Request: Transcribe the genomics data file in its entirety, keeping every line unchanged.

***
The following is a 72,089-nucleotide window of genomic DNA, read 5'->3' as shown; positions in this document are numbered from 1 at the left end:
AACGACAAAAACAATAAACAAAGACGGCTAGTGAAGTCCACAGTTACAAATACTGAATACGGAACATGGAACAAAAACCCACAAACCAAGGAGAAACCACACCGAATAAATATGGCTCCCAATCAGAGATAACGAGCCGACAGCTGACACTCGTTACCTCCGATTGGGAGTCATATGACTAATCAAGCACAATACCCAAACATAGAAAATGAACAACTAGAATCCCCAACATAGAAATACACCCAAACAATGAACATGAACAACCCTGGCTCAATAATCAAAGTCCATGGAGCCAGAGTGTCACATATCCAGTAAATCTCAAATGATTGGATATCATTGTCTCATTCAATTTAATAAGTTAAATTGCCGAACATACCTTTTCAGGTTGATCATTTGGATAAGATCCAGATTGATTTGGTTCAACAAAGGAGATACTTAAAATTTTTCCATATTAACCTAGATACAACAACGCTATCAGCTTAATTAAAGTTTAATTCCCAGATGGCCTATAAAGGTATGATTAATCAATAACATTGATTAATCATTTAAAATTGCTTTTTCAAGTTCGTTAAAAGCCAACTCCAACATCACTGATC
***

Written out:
The following is a 72,089-nucleotide window of genomic DNA, read 5'->3' as shown; positions in this document are numbered from 1 at the left end:
AACGACAAAAACAATAAACAAAGACGGCTAGTGAAGTCCACAGTTACAAATACTGAATACGGAACATGGAACAAAAACCCACAAACCAAGGAGAAACCACACCGAATAAATATGGCTCCCAATCAGAGATAACGAGCCGACAGCTGACACTCGTTACCTCCGATTGGGAGTCATATGACTAATCAAGCACAATACCCAAACATAGAAAATGAACAACTAGAATCCCCAACATAGAAATACACCCAAACAATGAACATGAACAACCCTGGCTCAATAATCAAAGTCCATGGAGCCAGAGTGTCACATATCCAGTAAATCTCAAATGATTGGATATCATTGTCTCATTCAATTTAATAAGTTAAATTGCCGAACATACCTTTTCAGGTTGATCATTTGGATAAGATCCAGATTGATTTGGTTCAACAAAGGAGATACTTAAAATTTTTCCATATTAACCTAGATACAACAACGCTATCAGCTTAATTAAAGTTTAATTCCCAGATGGCCTATAAAGGTATGATTAATCAATAACATTGATTAATCATTTAAAATTGCTTTTTCAAGTTCGTTAAAAGCCAACTCCAACATCACTGATC